Pronunciation of tomato
Here's something I found interesting. I was just reading H L Mencken's "The American Language" (1921), in it he relates the story of an Englishman in America and his distress at the pronunciation "tomahto".
<<Its intrusion into tomato has been vigorously denounced by an Englishman, Evacustes A. Phipson. “It is really distressing,” he says, “to a cultivated Briton visiting America to find people there who … follow what they suppose to be the latest London mannerism, regardless of accuracy. Thus we find one literary editress advocating the pedantic British pronunciation tomahto in lieu of the good English tomato, rhyming with potato, saying it sounds so much more `refined.’ I do not know whether she would be of the same opinion if she heard one of our costermongers bawling out: `’Ere’s yer foine termarters, lydy, hownly tuppence a pahnd.’>>
I had assumed that the pronunciation "tomahto" was used widely in Britain at this time. It would seem, from this story, that many still said tomAto at the time of World War I.
One of my grandfathers (died 1952) pronounced 'tomato' as toh-mah-toh and insisted that that was the way it was pronounced, even though he was a native of Pennsylvania and a second generation Irish Catholic.
Most Americans pronounce the word as "t'may-toh". However in the Baltimore-Washington D.C. area there is the quaint pronunciation "t'may-tuh" along with words like "p'tay-tuh (potato) marsh-mell-uh (marshmellow) yell-uh (yellow) and fell-uh (fellow)." I was born in that area but did not grow up there. Otherwise, I would be pronouncing these words that way even today.
No, no Brennus, most Ameicans say t'may-doh, not t'may-toh!
Careful. You might be "spliting hairs" or "dancing on the head of a pin" here. Below is what Dictionary.com says. The first pronunciation is British, the second American.
At best, I think t'may-doh is a regional or emerging pronunciation.
A flap t is meant by the "d" in "t'may-doh", not a true d. You're better off using IPA or X-SAMPA to split hairs or pin heads.
I don't think I've ever heard any American say the second T in tomato as a full T. Well, maybe Kelsey Grammer, because he does tend to overpronounce his T's anyway. ;)
But I think we tend to THINK we're saying it as T when really we're not, simply because that's how we're visualizing it, even as we flap away.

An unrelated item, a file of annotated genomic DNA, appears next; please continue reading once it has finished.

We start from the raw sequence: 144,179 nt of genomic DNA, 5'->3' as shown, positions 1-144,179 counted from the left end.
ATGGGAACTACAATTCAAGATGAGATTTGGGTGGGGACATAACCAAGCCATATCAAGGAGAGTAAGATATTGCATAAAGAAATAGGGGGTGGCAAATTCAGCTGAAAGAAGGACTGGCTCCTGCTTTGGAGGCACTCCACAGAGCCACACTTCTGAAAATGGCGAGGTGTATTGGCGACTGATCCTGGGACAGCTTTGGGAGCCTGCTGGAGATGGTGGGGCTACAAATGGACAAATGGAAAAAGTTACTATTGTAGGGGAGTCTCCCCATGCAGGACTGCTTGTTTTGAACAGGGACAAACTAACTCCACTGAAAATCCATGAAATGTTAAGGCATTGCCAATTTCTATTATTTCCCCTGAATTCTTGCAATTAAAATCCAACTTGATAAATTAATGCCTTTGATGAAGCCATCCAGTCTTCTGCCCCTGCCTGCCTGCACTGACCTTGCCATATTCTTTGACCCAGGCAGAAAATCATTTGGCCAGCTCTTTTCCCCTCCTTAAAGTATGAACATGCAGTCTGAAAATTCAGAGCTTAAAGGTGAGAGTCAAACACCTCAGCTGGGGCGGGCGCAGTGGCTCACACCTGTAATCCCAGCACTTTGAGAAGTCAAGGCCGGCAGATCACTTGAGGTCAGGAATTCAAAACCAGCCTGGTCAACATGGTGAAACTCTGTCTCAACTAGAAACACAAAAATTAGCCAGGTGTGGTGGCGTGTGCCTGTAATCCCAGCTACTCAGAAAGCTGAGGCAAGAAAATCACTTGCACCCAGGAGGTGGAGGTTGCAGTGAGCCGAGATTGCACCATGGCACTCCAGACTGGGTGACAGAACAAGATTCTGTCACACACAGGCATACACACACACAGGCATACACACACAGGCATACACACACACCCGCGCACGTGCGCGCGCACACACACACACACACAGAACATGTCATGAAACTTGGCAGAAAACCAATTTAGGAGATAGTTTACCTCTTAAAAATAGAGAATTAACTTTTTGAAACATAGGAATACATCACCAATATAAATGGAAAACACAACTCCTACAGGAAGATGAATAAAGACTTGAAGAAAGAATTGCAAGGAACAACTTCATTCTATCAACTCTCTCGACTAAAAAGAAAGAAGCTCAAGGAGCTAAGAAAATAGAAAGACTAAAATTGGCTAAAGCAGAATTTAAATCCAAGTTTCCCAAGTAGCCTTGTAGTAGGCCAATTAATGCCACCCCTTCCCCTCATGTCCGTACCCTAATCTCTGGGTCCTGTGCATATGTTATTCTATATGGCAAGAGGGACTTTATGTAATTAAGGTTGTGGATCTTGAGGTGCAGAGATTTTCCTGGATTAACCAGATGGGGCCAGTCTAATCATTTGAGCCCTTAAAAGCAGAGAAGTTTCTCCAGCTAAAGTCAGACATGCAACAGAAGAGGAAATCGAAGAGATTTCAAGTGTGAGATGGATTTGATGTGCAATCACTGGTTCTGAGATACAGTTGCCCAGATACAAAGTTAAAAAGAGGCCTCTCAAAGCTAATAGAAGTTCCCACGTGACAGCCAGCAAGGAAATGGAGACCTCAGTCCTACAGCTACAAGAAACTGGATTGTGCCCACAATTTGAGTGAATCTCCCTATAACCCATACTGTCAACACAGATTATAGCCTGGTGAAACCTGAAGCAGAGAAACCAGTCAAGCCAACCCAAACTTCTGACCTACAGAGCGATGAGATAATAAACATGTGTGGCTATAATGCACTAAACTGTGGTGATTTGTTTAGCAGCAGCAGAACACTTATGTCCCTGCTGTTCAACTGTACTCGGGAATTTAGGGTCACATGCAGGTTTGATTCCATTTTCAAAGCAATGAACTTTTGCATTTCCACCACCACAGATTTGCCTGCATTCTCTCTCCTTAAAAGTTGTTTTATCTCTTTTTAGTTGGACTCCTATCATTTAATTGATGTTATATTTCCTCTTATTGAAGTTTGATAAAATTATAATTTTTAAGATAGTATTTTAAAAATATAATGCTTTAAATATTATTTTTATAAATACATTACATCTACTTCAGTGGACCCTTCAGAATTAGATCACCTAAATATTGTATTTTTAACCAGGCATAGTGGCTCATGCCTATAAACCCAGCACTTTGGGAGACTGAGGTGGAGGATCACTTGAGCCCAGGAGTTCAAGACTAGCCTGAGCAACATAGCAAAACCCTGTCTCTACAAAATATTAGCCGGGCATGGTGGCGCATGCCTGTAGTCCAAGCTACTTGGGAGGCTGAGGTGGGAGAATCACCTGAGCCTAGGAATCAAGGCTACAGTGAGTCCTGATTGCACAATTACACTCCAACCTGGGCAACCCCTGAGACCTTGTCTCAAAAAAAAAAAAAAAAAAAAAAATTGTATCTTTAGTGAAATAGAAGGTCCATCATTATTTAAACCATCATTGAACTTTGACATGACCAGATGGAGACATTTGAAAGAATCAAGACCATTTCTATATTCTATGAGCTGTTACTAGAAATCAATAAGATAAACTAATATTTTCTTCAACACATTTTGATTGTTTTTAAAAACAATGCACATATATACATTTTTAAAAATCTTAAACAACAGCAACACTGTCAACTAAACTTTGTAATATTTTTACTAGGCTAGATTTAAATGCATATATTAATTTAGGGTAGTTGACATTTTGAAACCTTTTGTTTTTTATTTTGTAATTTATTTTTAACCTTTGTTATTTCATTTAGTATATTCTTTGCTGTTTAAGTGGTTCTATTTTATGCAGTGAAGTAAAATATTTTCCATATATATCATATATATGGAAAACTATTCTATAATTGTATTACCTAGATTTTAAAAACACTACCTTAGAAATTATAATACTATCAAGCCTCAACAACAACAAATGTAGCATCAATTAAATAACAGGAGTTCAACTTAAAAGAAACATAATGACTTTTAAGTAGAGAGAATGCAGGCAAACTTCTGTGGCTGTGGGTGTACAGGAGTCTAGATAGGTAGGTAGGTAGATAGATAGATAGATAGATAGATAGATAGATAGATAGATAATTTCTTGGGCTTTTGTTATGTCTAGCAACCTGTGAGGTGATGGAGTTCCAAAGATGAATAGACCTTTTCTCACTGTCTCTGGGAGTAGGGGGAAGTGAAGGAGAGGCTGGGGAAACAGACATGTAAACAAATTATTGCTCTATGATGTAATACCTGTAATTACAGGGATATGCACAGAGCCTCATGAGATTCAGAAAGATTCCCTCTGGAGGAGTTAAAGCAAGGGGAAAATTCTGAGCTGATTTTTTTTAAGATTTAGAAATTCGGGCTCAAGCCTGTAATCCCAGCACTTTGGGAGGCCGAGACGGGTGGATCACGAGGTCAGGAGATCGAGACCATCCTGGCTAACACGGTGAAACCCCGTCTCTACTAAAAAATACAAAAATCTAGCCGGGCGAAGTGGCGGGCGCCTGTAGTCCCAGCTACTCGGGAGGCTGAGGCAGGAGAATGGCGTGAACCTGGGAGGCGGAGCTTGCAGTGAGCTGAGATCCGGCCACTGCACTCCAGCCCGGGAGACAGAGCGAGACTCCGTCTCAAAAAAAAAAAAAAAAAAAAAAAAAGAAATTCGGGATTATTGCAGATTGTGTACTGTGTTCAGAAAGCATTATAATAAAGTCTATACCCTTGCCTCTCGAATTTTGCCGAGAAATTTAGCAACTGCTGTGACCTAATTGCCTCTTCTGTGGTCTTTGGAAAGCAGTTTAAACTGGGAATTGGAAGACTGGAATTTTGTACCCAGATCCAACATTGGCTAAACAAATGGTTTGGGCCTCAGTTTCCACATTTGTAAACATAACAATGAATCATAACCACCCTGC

<<At best, I think t'may-doh is a regional or emerging pronunciation.>>
No it isn't. "T'may-doh" (assuming that by that d you're trying to convey an alveolar flap: [t_h@"meI4oU]) is the standard, and near universal, American pronunciation. Try saying "better", "latter", and "at all" and ask yourself if you would really pronounce those as true t's.
I would agree that "t'may-doh" is probably the standard American pronunciation of the word.
Folks, don't be stupid about it. None of the dictionaries lists "t'may-doh" as standard American pronunciation, not Dictionary.com, not MSN encarta, not Webster's...You name it!
Brennus wrote-"Most Americans pronounce the word as "t'may-toh"."
Nor do they list your "t'may-toh". You name it, twit!
<<Folks, don't be stupid about it.>>
Implying that others are "being stupid" about something is not appropriate forum behavior nor should the reasonable people who post here tolerate it. How can this forum edge towards the path of civility when even a moderator resorts to unnecessary words? I wish I could say I expected better.
<<None of the dictionaries lists "t'may-doh" as standard American pronunciation, not Dictionary.com, not MSN encarta, not Webster's...You name it!>>
Dictionaries typically do not list phonetic pronunciations, but phonemically underlying pronunciations, and a phonological rule states that underlying /t/ in North American English goes to a voiced tap/flap in such positions. It's not a [d], but a voiced alveolar tap/flap. In IPA this is [ɾ] and in X-SAMPA it's .
Uriel, Lazar and american nic are right in pointing out the almost universal pronunciation of the word "tomato" in North American English is with the voiced [ɾ]/.
<<At best, I think t'may-doh is a regional or emerging pronunciation>>
Seeing as the /t/ ->  rule emerged in the 19th century (and maybe a bit earlier) that can't be true. "Tomato" with the voiced alveolar sound is how North American English speakers say it.
Yeah. What he said!
Brennus, how long have you lived here and not noticed that Americans don't give the full weight to at least half of their T's? It may not be the defining aspect of the accent, but it's one of the big ones!
<<Yeah. What he said!
Brennus, how long have you lived here and not noticed that Americans don't give the full weight to at least half of their T's? It may not be the defining aspect of the accent, but it's one of the big ones!>>
Yes, all English dialects have different ways of treating /t/ in various positions, and the voiced  is an allophone for certain positions of /t/ for some of those varieties. "Tomato" is a good example of this, as it has two underlying /t/s but only one fits the /t/ ->  rule for North American English. The first one gets aspiration, as is exected in most Germanic languages. Thus, we have the underlying form /t@meItoU/ which in phonetic form becomes [t_h@"meI4oU].
>>The first one gets aspiration, as is exected in most Germanic languages.<<
And probably just about every European language.